The relative roles of natural selection and accentuated genetic drift as explanations for the high frequency of more than 20 Ashkenazi Jewish disease alleles remain controversial. To test for the effects of a maternal bottleneck on the Ashkenazi Jewish population, we performed an extensive analysis of mitochondrial DNA (mtDNA) hypervariable segment 1 (HVS-1) sequence and restriction site polymorphisms in 565 Ashkenazi Jews from different parts of Europe. These patterns of variation were compared with those of five Near Eastern (n¼327) and 10 host European (n¼849) non-Jewish populations. Only four mtDNA haplogroups (Hgs) (defined on the basis of diagnostic coding region RFLPs and HVS-1 sequence variants) account for ~70% of Ashkenazi mtDNA variation. While several Ashkenazi Jewish mtDNA Hgs appear to derive from the Near East, there is also evidence for a low level of introgression from host European non-Jewish populations. HVS-1 sequence analysis revealed increased frequencies of Ashkenazi Jewish haplotypes that are rare or absent in other populations, and a reduced number of singletons in the Ashkenazi Jewish sample. These diversity patterns provide evidence for a prolonged period of low effective size in the history of the Ashkenazi population. The data best fit a model of an early bottleneck (~100 generations ago), perhaps corresponding to initial migrations of ancestral Ashkenazim in the Near East or to Europe. A genetic bottleneck followed by the recent phenomenon of rapid population growth are likely to have produced the conditions that led to the high frequency of many genetic disease alleles in the Ashkenazi population.

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Founding Mothers of Jewish Communities: Geographically Separated Jewish Groups Were Independently Founded by Very Few Female Ancestors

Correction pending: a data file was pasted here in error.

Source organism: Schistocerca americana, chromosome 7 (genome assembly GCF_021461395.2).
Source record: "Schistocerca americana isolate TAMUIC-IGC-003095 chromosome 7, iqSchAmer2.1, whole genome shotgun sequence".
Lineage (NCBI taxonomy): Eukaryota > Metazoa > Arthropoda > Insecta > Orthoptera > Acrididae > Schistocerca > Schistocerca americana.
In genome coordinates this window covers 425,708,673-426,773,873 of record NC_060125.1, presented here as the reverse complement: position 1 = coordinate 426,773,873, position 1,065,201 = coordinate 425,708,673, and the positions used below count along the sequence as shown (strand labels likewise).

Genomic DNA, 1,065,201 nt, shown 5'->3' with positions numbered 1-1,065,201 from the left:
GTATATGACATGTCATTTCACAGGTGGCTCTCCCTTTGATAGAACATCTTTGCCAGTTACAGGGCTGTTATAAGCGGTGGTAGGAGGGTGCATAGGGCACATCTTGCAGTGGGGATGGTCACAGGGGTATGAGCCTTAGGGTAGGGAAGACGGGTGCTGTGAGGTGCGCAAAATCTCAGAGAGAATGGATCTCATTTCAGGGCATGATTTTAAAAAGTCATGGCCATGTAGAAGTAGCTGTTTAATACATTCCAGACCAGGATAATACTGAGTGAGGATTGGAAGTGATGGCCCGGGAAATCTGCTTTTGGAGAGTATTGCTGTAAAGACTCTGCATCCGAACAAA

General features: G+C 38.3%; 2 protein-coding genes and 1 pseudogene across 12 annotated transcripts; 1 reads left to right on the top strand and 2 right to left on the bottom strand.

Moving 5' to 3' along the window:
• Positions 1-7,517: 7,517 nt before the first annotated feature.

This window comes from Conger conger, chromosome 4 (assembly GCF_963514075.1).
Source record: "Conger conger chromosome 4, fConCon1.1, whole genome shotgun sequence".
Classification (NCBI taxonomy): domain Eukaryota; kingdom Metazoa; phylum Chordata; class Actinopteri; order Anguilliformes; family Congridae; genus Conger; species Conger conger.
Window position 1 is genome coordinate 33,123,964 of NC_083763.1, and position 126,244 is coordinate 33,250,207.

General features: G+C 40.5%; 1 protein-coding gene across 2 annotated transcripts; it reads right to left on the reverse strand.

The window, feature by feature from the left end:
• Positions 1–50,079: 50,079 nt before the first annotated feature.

We have analyzed the maternally inherited mitochondrial DNA from each of nine geographically separated Jewish groups, eight non-Jewish host populations, and an Israeli Arab/Palestinian population, and we have compared the differences found in Jews and non-Jews with those found using Y-chromosome data that were obtained, in most cases, from the same population samples. The results suggest that most Jewish communities were founded by relatively few women, that the founding process was independent in different geographic areas, and that subsequent genetic input from surrounding populations was limited on the female side. In sharp contrast to this, the paternally inherited Y chromosome shows diversity similar to that of neighboring populations and shows no evidence of founder effects. These sex-specific differences demonstrate an important role for culture in shaping patterns of genetic variation and are likely to have significant epidemiological implications for studies involving these populations. We illustrate this by presenting data from a panel of X-chromosome microsatellites, which indicates that, in the case of the Georgian Jews, the female-specific founder event appears to have resulted in elevated levels of linkage disequilibrium.

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Hepatocyte Nuclear Factor 1 alpha Coding Mutations Are an Uncommon Contributor to Early-Onset Type 2 Diabetes in Ashkenazi Jews

Type 2 diabetes is a heterogeneous metabolic disorder of largely unknown genetic etiology. Maturity-onset diabetes of the young (MODY) is a variant of this disorder that is distinguished by a dominant Mendelian genetic transmission and an early age of onset. The first gene to be incriminated in MODY was glucokinase, accounting for as much as perhaps 50% of the disease. More recently, a large number of mutations in the hepatocyte nuclear factor (HNF)-1 alpha gene have been described in MODY probands. Expanding on these studies of MODY, the HNF-1 alpha gene was found to contribute to more than one third of early onset familial type 2 diabetes in German subjects. Subsequently, a study of HNF-1 alpha in Japanese early-onset diabetes revealed a contribution of ~1 out of 12 subjects. The prevalence of HNF-1 alpha–related diabetes in this age-group is therefore divergent between populations of these two ethnic groups. As the frequency of mutations in this gene may ultimately determine the importance of clinical screening and therapy, we have endeavored to assess the contribution of HNF-1 alpha mutations to early-onset diabetes in another Caucasian population: Ashkenazi Jews. This distinct ethnic group is characterized by founder mutations for a number of inherited diseases, perhaps because of a genetic bottleneck that occurred as recently as 300–500 years ago.